Consequences

Due to the customer’s poor market research, he was unable to find clients interested in his software application. Months went by with very few interested parties, and nobody ultimately purchased the software service. Consequently, the customer blamed me for writing an application that nobody wanted. He even fought me on payment because he was unable to make his money back through sales.

Lessons Learned

There are several important lessons to be learned from this experience. First, if you’re paying someone to write you software or create any other work for you, make sure it’s worth the cost. It’s your job as the customer to know what you are purchasing and to ensure that it will meet your business objectives. As a software consulting firm, I can provide you with information and develop software. However, I can’t tell you wether or not your application will be a success. Second, market research is of paramount importance for any project. If you don’t know the target market, the demographics, the estimated number of consumers, and other key data; you can’t determine financial viability of the project. Before you go into any project, do your part first and ensure that the work you are paying for will take you where you’re trying to go!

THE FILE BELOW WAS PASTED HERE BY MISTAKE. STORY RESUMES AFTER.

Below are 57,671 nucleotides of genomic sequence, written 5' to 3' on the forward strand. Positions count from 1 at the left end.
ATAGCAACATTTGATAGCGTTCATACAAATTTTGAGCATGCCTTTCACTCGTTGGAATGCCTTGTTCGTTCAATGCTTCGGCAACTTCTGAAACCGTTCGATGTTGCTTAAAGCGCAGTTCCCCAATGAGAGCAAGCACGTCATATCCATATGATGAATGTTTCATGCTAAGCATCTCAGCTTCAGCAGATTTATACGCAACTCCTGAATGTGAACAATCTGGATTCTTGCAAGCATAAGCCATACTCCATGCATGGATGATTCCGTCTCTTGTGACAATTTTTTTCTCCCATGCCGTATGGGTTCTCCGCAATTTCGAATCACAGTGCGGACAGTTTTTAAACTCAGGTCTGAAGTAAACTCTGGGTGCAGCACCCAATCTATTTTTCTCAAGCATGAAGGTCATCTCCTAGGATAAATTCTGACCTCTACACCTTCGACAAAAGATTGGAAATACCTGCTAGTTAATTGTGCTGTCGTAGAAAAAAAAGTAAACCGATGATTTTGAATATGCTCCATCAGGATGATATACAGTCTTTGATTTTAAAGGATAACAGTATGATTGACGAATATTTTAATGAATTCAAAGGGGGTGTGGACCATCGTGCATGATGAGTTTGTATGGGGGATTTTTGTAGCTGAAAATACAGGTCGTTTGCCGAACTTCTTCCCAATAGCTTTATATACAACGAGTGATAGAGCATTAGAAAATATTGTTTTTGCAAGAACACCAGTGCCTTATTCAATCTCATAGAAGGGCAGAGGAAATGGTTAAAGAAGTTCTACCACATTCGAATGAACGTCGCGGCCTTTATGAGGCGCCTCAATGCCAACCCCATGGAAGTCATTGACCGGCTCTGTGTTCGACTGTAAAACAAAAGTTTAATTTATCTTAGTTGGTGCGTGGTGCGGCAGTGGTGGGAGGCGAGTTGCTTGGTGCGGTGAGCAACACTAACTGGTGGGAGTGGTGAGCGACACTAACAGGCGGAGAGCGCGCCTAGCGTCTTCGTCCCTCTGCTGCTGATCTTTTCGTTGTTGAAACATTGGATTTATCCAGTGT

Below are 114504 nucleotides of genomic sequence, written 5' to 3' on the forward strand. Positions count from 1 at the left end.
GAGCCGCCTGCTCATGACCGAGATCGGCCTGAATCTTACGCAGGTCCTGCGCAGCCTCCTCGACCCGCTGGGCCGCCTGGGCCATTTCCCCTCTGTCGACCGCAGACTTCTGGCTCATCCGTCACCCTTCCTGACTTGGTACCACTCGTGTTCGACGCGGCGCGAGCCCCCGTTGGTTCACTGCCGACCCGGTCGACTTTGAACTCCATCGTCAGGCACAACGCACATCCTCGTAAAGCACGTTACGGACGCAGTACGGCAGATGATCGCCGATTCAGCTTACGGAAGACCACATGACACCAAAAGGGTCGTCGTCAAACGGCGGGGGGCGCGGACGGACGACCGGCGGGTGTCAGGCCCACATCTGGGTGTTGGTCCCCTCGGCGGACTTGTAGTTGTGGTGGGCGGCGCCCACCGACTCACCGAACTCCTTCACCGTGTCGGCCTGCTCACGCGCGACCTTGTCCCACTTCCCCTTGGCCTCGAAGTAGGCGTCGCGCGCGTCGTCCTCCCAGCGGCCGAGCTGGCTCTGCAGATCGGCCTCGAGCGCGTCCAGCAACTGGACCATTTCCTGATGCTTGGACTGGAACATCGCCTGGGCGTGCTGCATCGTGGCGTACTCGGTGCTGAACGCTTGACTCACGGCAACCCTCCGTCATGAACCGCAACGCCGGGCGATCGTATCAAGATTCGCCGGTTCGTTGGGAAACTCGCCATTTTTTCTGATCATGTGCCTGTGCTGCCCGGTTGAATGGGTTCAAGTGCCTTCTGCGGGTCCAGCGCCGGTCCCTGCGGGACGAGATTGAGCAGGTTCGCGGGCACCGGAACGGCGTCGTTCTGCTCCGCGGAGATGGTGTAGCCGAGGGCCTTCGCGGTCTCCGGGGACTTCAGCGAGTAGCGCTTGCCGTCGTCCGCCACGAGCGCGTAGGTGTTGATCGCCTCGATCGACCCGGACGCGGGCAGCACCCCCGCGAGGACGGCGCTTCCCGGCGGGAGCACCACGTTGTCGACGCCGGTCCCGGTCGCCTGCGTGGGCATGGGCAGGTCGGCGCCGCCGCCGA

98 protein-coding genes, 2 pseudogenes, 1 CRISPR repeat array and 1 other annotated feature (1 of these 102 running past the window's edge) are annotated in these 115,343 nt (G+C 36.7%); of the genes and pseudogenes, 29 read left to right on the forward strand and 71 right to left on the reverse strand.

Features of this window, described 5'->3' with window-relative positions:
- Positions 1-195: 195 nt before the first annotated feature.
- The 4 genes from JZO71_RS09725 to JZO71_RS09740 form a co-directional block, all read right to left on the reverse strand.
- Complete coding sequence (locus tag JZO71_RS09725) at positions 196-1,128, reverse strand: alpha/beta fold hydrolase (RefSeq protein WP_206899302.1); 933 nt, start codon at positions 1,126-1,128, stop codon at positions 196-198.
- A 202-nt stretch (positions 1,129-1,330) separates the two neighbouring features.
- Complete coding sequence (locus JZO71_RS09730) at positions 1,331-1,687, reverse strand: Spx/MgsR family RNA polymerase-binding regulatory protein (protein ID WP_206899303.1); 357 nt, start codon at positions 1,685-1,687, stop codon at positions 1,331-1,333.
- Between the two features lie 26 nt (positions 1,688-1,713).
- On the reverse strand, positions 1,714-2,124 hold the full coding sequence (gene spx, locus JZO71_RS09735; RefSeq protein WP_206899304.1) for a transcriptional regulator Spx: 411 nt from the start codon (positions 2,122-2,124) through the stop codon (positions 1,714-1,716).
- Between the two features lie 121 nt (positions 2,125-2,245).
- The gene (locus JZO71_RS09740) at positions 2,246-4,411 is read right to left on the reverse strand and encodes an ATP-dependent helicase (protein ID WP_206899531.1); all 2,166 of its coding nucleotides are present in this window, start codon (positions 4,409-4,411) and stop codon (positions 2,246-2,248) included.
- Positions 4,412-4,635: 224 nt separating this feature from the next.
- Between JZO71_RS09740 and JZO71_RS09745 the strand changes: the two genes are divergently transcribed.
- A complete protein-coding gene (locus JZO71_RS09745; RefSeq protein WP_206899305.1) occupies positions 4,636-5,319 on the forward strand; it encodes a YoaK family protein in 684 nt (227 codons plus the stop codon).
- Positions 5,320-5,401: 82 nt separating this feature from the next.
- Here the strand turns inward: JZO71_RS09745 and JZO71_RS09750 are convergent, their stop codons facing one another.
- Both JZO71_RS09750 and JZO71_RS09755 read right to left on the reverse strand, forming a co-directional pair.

Debugging & Maintenance

Debugging

Long after the initial fun of developing an application comes years of debugging and maintenance. Yet, many languages and developers fail to make choices that will ensure that future maintenance will be possible. Then, when problems occur, substantial time and effort is spent trying to resolve the issue.